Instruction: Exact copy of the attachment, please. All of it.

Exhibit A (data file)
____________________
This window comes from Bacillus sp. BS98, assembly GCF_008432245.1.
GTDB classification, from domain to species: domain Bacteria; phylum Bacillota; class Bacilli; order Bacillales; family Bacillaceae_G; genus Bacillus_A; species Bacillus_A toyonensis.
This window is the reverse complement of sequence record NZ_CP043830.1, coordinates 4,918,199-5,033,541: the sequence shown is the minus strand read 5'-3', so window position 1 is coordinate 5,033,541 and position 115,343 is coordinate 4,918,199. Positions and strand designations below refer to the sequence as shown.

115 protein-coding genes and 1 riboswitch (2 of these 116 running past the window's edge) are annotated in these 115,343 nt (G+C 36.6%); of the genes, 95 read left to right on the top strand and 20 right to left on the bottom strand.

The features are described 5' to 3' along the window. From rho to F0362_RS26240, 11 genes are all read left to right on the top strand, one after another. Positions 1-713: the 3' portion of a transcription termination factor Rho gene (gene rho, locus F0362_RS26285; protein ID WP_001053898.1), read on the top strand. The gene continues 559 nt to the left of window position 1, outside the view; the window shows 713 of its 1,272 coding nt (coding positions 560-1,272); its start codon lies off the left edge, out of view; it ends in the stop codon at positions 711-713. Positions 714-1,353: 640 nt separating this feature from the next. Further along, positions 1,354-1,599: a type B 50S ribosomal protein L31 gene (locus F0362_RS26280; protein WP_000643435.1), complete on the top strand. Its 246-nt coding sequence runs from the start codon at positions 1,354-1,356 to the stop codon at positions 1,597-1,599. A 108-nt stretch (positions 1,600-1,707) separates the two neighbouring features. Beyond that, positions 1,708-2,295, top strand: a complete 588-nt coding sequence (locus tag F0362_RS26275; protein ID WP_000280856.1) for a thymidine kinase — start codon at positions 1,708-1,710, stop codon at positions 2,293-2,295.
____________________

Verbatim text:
This window comes from Bacillus sp. BS98, assembly GCF_008432245.1.
GTDB classification, from domain to species: domain Bacteria; phylum Bacillota; class Bacilli; order Bacillales; family Bacillaceae_G; genus Bacillus_A; species Bacillus_A toyonensis.
This window is the reverse complement of sequence record NZ_CP043830.1, coordinates 4,918,199-5,033,541: the sequence shown is the minus strand read 5'-3', so window position 1 is coordinate 5,033,541 and position 115,343 is coordinate 4,918,199. Positions and strand designations below refer to the sequence as shown.

115 protein-coding genes and 1 riboswitch (2 of these 116 running past the window's edge) are annotated in these 115,343 nt (G+C 36.6%); of the genes, 95 read left to right on the top strand and 20 right to left on the bottom strand.

The features are described 5' to 3' along the window. From rho to F0362_RS26240, 11 genes are all read left to right on the top strand, one after another. Positions 1-713: the 3' portion of a transcription termination factor Rho gene (gene rho, locus F0362_RS26285; protein ID WP_001053898.1), read on the top strand. The gene continues 559 nt to the left of window position 1, outside the view; the window shows 713 of its 1,272 coding nt (coding positions 560-1,272); its start codon lies off the left edge, out of view; it ends in the stop codon at positions 711-713. Positions 714-1,353: 640 nt separating this feature from the next. Further along, positions 1,354-1,599: a type B 50S ribosomal protein L31 gene (locus F0362_RS26280; protein WP_000643435.1), complete on the top strand. Its 246-nt coding sequence runs from the start codon at positions 1,354-1,356 to the stop codon at positions 1,597-1,599. A 108-nt stretch (positions 1,600-1,707) separates the two neighbouring features. Beyond that, positions 1,708-2,295, top strand: a complete 588-nt coding sequence (locus tag F0362_RS26275; protein ID WP_000280856.1) for a thymidine kinase — start codon at positions 1,708-1,710, stop codon at positions 2,293-2,295.